General arrangements for excise duty

05-03-2018

To ensure proper functioning of the internal market, Directive 2008/118/EC and related pieces of EU law seek harmonisation of the general conditions for charging excise duty on alcohol, tobacco and energy products. Disparities in the application of these rules can result in tax-induced movements of goods, loss of revenue and fraud. The REFIT initiative on general arrangements for excise duty, announced in the Commission's work programme for 2018, intends to further harmonise and simplify provisions ...

To ensure proper functioning of the internal market, Directive 2008/118/EC and related pieces of EU law seek harmonisation of the general conditions for charging excise duty on alcohol, tobacco and energy products. Disparities in the application of these rules can result in tax-induced movements of goods, loss of revenue and fraud. The REFIT initiative on general arrangements for excise duty, announced in the Commission's work programme for 2018, intends to further harmonise and simplify provisions for the export, import and transit of excise goods, inter alia through automation of movement control procedures.

Research for TRAN Committee - Battery-powered electric vehicles: market development and lifecycle emissions

15-02-2018

As 2018 gets under way, there are probably more than three million electric cars in circulation in the world. There are also more than six hundred million electric bikes, scooters and motorcycles. Plus a few hundred thousand electric buses and other types of quadricycles having an electric motor. The first part of this paper traces the fast evolving market of electric road vehicles. The second part shows that the production of hundreds of millions of battery packs requires a lot of energy and plenty ...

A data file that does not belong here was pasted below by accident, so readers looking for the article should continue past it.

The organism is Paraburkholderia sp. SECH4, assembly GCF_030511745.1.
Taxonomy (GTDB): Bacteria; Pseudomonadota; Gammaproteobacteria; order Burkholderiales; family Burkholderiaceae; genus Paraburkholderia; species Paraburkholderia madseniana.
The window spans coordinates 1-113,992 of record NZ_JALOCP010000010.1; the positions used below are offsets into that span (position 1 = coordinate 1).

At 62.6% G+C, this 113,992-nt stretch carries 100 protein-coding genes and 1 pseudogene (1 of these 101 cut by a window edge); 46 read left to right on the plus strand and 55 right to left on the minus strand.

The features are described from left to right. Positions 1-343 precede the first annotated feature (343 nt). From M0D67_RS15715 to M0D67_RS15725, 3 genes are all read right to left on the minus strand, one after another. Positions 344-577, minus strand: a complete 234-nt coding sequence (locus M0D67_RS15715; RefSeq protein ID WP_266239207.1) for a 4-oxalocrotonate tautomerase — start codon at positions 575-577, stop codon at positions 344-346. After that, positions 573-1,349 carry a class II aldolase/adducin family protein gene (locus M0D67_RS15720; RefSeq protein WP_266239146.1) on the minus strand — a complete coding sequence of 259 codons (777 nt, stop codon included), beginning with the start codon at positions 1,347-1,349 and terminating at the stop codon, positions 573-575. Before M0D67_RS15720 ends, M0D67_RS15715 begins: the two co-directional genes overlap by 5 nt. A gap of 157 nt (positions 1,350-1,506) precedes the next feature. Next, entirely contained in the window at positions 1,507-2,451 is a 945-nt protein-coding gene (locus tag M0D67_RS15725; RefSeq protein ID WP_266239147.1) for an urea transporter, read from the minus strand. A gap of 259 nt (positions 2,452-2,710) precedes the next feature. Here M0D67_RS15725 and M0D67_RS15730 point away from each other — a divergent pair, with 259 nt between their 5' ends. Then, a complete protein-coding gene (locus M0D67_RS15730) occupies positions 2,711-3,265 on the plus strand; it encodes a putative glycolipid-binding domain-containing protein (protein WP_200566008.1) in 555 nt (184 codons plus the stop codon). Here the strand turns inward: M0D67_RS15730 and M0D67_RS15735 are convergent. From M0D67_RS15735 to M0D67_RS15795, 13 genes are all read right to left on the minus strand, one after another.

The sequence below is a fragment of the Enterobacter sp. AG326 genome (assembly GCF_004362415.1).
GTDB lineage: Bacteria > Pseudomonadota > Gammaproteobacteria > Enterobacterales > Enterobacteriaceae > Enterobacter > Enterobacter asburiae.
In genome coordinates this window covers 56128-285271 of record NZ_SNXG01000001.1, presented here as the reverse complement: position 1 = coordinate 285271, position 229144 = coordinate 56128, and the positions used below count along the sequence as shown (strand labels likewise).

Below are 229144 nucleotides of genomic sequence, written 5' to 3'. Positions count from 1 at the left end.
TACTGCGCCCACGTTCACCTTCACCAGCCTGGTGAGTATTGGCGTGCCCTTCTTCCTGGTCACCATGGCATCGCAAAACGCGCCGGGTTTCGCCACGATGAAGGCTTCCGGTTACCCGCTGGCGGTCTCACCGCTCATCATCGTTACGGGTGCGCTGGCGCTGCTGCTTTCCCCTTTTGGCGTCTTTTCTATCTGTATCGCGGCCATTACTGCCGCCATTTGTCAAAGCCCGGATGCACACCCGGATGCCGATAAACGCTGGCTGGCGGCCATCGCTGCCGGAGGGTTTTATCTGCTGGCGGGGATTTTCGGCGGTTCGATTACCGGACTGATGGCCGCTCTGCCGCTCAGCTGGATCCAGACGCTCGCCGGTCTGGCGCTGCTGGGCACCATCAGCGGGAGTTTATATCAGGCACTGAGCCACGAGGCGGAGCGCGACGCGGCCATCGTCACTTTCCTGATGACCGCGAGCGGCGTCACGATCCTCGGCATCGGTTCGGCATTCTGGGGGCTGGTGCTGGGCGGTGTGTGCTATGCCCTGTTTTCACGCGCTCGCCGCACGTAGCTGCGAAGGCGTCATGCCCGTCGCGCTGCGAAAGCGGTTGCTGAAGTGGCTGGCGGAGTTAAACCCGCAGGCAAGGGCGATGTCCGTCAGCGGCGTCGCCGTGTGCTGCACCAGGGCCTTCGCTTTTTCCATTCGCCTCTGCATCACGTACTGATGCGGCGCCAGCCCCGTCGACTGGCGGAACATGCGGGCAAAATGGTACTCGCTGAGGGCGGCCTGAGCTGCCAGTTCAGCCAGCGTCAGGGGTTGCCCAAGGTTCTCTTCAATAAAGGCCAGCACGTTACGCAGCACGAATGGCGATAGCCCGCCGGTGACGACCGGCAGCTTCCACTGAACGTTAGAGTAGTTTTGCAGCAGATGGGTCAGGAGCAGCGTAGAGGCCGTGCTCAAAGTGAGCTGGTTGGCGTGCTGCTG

As 2018 gets under way, there are probably more than three million electric cars in circulation in the world. There are also more than six hundred million electric bikes, scooters and motorcycles. Plus a few hundred thousand electric buses and other types of quadricycles having an electric motor. The first part of this paper traces the fast evolving market of electric road vehicles. The second part shows that the production of hundreds of millions of battery packs requires a lot of energy and plenty of scarce resources, which affects the real impact of electric vehicles on the climate and the environment and make it necessary to consider the recovery and recycling of used batteries.

Autor externo

Linda Ager-Wick ELLINGSEN, Christine Roxanne HUNG

Mercado interno da energia

01-02-2018

A fim de harmonizar e liberalizar o mercado interno da energia da UE foram adotadas, desde 1996, medidas que abordam o acesso ao mercado, a transparência e a regulamentação, a proteção dos consumidores, o apoio à interligação e os níveis adequados de fornecimento. Estas medidas têm por objetivo criar um mercado da eletricidade da UE mais competitivo, centrado nos clientes e não discriminatório, com preços de abastecimento baseados no mercado. Ao fazê-lo, reforçam e ampliam os direitos dos clientes ...